By Gavin Mortimer
THE Sunday Times ran a piece last weekend in which Rugby World’s very own Stephen Jones interviewed Philippe Saint-André. The coach of France was his normal affable self, buttering up the English ahead of Sunday’s encounter byacknowledging his “debt to England rugby” on account of the formative years he spent coaching at Gloucester and Sale. Then, breaking into a broad grin, he added: “Maybe the best way to say thanks, and to show them how well I was trained, is to beat them next Sunday at the Stade de France.”
You wouldn’t bet against France beating England seven days after they drew 17-17 with Ireland at the same venue. But if they do it, it won’t be with the pace and panache that personified Saint-André’s 69-cap international career. The former winger – best remembered by English fans for his magnificent try at Twickenham in the 1991 Five Nations – was clearly impressed with what he learned in England because France so far this Six Nations have played in a style à les Anglais.
There were times against Ireland when it felt like we weren’t watching France but rather an England XV circa 1994. Dominant in the scrum, destructive in the driving maul, impressive in the lineout…and appalling out wide, that best sums up France against the Irish.
Fly-half Francois Trinh-Duc and outside centre Aurelien Rougerie both had games to forget while Lionel Beauxis, a replacement for the final 12 minutes, hardly covered himself in glory when he butchered two attempts at dropped goals after great work by his pack. There can’t have been much bonhomie between the forwards and backs after the match, not when one unit (forwards) had striven so hard to secure victory only to see the other (backs) mess up time after time. Apparently French president Nicolas Sarkozy dropped into the dressing room after the Ireland game: perhaps his diplomacy skills were called upon…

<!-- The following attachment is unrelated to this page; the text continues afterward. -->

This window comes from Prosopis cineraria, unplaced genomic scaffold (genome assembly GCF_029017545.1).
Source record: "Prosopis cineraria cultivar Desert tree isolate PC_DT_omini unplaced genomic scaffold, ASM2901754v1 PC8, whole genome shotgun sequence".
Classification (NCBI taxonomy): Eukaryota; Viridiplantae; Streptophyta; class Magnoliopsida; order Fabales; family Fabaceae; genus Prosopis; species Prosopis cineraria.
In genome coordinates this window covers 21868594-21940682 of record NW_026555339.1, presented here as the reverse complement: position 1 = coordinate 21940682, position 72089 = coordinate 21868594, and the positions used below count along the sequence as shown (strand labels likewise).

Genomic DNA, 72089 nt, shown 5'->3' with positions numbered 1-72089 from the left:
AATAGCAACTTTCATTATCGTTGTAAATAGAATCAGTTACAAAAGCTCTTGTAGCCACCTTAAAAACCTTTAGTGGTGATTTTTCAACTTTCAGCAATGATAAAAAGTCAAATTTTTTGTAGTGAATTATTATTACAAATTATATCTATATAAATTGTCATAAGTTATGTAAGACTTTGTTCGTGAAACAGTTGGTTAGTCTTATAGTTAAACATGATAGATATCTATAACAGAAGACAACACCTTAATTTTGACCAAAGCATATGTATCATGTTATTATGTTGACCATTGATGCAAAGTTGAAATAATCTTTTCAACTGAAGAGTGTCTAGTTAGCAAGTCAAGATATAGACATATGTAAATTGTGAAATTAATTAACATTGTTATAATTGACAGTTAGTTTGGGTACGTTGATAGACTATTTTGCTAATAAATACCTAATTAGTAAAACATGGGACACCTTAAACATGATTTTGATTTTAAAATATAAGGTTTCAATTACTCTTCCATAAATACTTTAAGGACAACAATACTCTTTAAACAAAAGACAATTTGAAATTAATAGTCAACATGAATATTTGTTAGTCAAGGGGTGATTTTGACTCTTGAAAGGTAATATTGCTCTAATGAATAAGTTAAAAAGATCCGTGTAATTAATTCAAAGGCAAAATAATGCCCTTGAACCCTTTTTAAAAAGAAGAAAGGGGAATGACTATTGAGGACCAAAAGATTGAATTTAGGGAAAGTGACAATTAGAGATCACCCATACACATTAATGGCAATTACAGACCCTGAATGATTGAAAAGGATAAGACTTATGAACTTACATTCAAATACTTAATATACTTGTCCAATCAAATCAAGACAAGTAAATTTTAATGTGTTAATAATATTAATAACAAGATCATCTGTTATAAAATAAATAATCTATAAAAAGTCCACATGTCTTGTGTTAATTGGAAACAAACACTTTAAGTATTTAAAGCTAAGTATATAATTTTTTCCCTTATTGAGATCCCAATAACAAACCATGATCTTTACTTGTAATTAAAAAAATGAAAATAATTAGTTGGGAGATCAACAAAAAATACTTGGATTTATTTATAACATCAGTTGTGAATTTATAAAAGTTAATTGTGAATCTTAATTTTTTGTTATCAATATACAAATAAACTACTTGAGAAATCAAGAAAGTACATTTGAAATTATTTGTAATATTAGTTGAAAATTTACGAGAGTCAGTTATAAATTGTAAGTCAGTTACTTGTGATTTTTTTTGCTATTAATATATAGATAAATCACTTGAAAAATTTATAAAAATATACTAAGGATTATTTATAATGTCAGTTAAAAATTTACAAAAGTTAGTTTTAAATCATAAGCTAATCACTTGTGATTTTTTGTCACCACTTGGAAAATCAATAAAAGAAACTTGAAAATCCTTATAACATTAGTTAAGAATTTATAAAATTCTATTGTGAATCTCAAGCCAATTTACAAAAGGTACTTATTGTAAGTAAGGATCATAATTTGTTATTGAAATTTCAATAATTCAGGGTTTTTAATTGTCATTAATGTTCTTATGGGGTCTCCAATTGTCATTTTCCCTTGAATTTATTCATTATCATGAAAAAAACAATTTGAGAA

Modern rugby is all about ‘taking positives’ from matches so at least another try-scoring display from centre Wesley Fofana will have bucked up Saint-André. But he alone of the French threequarters has shown a cutting edge in this season’s Six Nations. Admittedly they ran in four tries against a poor Italy on the opening weekend but against Scotland the French were on the rack for long periods, and both their tries came from poor Scottish tackling. England won’t be as generous and their rush defence is likely to cause similar problems to the French as did Ireland’s.
So from a French fan’s point of view, thank goodness for their pack and the strength of their set-piece. Loose forwards Thierry Dusautoir and Imanol Harinordoquy were outstanding against Ireland, second row Pascal Pape stood toe to toe against the great Paul O’Connell, and prop Jean Baptiste Poux gave Mike Ross an afternoon to forget in the scrum.
England’s pack will be bracing themselves for more of the same on Sunday, knowing that if they can gain parity at the set-piece then their backs can cause problems out wide. Even at 20, Owen Farrell is a better and more rounded fly-half than Trinh-Duc (assuming Saint-André keeps faith with the Montpellier No 10), while Manu Tuilagi will allow us to see if Fofana’s defence is as good as his attack. The back three are evenly matched though England will look to exploit full-back Clement Poitrenaud’s flaky defence.
Saint-André has talked of how the French players have a “ burning desire” to wear the French jersey, a message not too dissimilar from the one coming out of the English camp. Perhaps then Sunday’s clash will all come down to which team’s desire burns brightest.